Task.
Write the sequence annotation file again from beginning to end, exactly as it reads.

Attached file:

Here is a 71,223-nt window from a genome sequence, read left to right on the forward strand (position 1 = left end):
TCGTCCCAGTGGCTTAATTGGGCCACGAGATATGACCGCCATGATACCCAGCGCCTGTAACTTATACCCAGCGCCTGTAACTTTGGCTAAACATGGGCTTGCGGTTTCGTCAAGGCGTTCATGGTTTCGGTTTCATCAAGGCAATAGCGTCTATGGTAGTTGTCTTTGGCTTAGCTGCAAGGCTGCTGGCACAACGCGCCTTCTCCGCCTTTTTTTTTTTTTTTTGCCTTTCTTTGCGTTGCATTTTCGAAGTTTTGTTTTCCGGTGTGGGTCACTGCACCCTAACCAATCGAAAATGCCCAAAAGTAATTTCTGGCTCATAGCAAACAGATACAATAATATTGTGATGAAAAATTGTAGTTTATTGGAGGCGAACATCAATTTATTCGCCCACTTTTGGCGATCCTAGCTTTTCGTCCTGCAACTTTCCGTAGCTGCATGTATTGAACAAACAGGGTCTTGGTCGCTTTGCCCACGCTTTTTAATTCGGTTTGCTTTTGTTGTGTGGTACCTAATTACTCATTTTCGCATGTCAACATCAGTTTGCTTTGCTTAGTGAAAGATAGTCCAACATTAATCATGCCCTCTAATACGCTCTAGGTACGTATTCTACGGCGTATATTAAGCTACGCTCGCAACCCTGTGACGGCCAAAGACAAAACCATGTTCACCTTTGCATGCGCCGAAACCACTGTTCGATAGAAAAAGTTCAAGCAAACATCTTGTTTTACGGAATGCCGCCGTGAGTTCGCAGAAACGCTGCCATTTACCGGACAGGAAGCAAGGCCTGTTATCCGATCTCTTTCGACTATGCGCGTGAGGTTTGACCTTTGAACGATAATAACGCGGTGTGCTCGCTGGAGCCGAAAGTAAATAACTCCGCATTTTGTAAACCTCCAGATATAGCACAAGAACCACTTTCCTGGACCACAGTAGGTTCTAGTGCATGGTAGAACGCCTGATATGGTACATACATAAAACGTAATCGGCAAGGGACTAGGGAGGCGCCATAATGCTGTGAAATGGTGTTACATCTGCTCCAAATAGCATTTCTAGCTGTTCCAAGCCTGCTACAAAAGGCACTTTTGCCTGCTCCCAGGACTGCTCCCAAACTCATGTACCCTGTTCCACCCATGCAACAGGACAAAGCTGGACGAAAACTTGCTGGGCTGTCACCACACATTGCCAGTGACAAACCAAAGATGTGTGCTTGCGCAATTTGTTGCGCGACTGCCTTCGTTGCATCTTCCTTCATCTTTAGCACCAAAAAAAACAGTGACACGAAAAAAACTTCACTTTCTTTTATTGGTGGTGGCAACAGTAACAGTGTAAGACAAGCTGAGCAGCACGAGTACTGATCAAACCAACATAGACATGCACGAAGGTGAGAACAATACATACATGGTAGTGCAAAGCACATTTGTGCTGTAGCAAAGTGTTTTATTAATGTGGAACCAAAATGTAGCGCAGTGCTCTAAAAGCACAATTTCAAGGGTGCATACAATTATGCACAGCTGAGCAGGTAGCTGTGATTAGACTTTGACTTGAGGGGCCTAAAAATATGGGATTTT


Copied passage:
Here is a 71,223-nt window from a genome sequence, read left to right on the forward strand (position 1 = left end):
TCGTCCCAGTGGCTTAATTGGGCCACGAGATATGACCGCCATGATACCCAGCGCCTGTAACTTATACCCAGCGCCTGTAACTTTGGCTAAACATGGGCTTGCGGTTTCGTCAAGGCGTTCATGGTTTCGGTTTCATCAAGGCAATAGCGTCTATGGTAGTTGTCTTTGGCTTAGCTGCAAGGCTGCTGGCACAACGCGCCTTCTCCGCCTTTTTTTTTTTTTTTTGCCTTTCTTTGCGTTGCATTTTCGAAGTTTTGTTTTCCGGTGTGGGTCACTGCACCCTAACCAATCGAAAATGCCCAAAAGTAATTTCTGGCTCATAGCAAACAGATACAATAATATTGTGATGAAAAATTGTAGTTTATTGGAGGCGAACATCAATTTATTCGCCCACTTTTGGCGATCCTAGCTTTTCGTCCTGCAACTTTCCGTAGCTGCATGTATTGAACAAACAGGGTCTTGGTCGCTTTGCCCACGCTTTTTAATTCGGTTTGCTTTTGTTGTGTGGTACCTAATTACTCATTTTCGCATGTCAACATCAGTTTGCTTTGCTTAGTGAAAGATAGTCCAACATTAATCATGCCCTCTAATACGCTCTAGGTACGTATTCTACGGCGTATATTAAGCTACGCTCGCAACCCTGTGACGGCCAAAGACAAAACCATGTTCACCTTTGCATGCGCCGAAACCACTGTTCGATAGAAAAAGTTCAAGCAAACATCTTGTTTTACGGAATGCCGCCGTGAGTTCGCAGAAACGCTGCCATTTACCGGACAGGAAGCAAGGCCTGTTATCCGATCTCTTTCGACTATGCGCGTGAGGTTTGACCTTTGAACGATAATAACGCGGTGTGCTCGCTGGAGCCGAAAGTAAATAACTCCGCATTTTGTAAACCTCCAGATATAGCACAAGAACCACTTTCCTGGACCACAGTAGGTTCTAGTGCATGGTAGAACGCCTGATATGGTACATACATAAAACGTAATCGGCAAGGGACTAGGGAGGCGCCATAATGCTGTGAAATGGTGTTACATCTGCTCCAAATAGCATTTCTAGCTGTTCCAAGCCTGCTACAAAAGGCACTTTTGCCTGCTCCCAGGACTGCTCCCAAACTCATGTACCCTGTTCCACCCATGCAACAGGACAAAGCTGGACGAAAACTTGCTGGGCTGTCACCACACATTGCCAGTGACAAACCAAAGATGTGTGCTTGCGCAATTTGTTGCGCGACTGCCTTCGTTGCATCTTCCTTCATCTTTAGCACCAAAAAAAACAGTGACACGAAAAAAACTTCACTTTCTTTTATTGGTGGTGGCAACAGTAACAGTGTAAGACAAGCTGAGCAGCACGAGTACTGATCAAACCAACATAGACATGCACGAAGGTGAGAACAATACATACATGGTAGTGCAAAGCACATTTGTGCTGTAGCAAAGTGTTTTATTAATGTGGAACCAAAATGTAGCGCAGTGCTCTAAAAGCACAATTTCAAGGGTGCATACAATTATGCACAGCTGAGCAGGTAGCTGTGATTAGACTTTGACTTGAGGGGCCTAAAAATATGGGATTTT